It’s impossible to measure these things, but surely the book (1960), by Harper Lee, and the Oscar-winning movie (1962) must have had an impact on the Civil Rights Movement of the '60s. Along with an enchanting, Tom Sawyer/Huck Finn view of childhood, To Kill a Mockingbird exposes a blatant injustice unforgettably.
There’s just no way Tom Robinson, an African-American, was guilty of rape. The case is clear-cut. HE DIDN’T DO IT. Yet even the noblest lawyer of them all — he of the Roman name Atticus — fights an uphill battle against the deeply entrenched racial prejudice of 1935 Alabama.
The surprising verdict may have raised mass awareness the way Alex Hailey’s Roots — novel and TV series — did in the late-Seventies.
In 1990, Christopher Sergel wrote a theatrical adaptation of Mockingbird for Monroeville - the “literary capital” of Alabama since Harper Lee hailed from there and Truman Capote — the character Dill in the story — spent his summers down the street. The town performs the script every May.
The play resembles a postcard of the Grand Canyon. It covers the general idea, and does nicely detailed work with the famous trial, but makes one want to visit the book/canyon in person.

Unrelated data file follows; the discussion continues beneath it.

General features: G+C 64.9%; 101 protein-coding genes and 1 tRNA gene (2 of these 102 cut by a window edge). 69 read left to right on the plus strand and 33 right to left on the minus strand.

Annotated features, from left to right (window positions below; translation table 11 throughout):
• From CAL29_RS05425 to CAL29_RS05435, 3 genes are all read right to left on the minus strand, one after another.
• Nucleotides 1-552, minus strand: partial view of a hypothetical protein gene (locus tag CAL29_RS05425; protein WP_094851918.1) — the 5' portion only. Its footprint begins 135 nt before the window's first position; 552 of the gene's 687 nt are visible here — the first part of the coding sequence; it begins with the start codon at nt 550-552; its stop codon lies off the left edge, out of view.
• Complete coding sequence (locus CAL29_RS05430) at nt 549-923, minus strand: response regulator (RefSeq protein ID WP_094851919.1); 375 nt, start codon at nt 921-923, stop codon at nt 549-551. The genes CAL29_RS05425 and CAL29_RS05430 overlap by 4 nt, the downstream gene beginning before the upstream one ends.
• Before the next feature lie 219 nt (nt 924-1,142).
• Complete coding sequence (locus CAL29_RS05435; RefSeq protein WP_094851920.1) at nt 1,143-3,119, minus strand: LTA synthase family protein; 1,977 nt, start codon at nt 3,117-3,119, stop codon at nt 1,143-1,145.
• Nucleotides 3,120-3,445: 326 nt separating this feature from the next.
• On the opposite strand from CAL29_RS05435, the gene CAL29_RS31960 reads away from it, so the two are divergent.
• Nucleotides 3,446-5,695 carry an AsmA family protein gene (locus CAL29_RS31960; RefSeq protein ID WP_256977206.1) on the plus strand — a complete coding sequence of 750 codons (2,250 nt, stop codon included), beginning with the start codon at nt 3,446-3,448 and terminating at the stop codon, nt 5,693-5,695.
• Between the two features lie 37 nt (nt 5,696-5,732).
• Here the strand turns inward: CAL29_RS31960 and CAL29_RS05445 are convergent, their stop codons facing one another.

And see Scout’s hilarious Halloween costume (which only she could have imagined), and her Stoic father (Lee originally entitled the book Atticus), and that rabid dog snarling up the street, the “walk a mile in their shoes” philosophy, and the almost tangible, pre-teen wonders and mysteries — and then the life-changing, “real world” intrusions.
Staging the story, even in reduced form, is a big project. The New Village Arts production, co-directed by Kristianne Kurner (who narrates as the older Scout) and Justin Lang, succeeds much more often than not.
Tim Wallace’s set’s a real plus: stage left, the rundown Radley front porch, and the nearby gnarled tree offering strange gifts; stage right, the two-story Finch house, the second floor doubling as the courtroom balcony in Act two. Bill Bradbury’s subtle, excellent original music sets the tone in pre-show and keeps it throughout.
Manny Fernandes anchors the evening as wise, forthright Atticus Finch, but the acting, overall, is uneven. Durwood Murray does quality work as embattled, almost-mute Tom, and Yolanda Franklin makes the maid Calpurnia a gentle force out of just a few lines. From her black, Prince Valiant bangs to her blue overalls (authentic costumes by Mary Larson) young Katelyn Katz is just right as Scout, though the young actors playing her brother and Dill need to enunciate more clearly, even if it means down-playing the accents.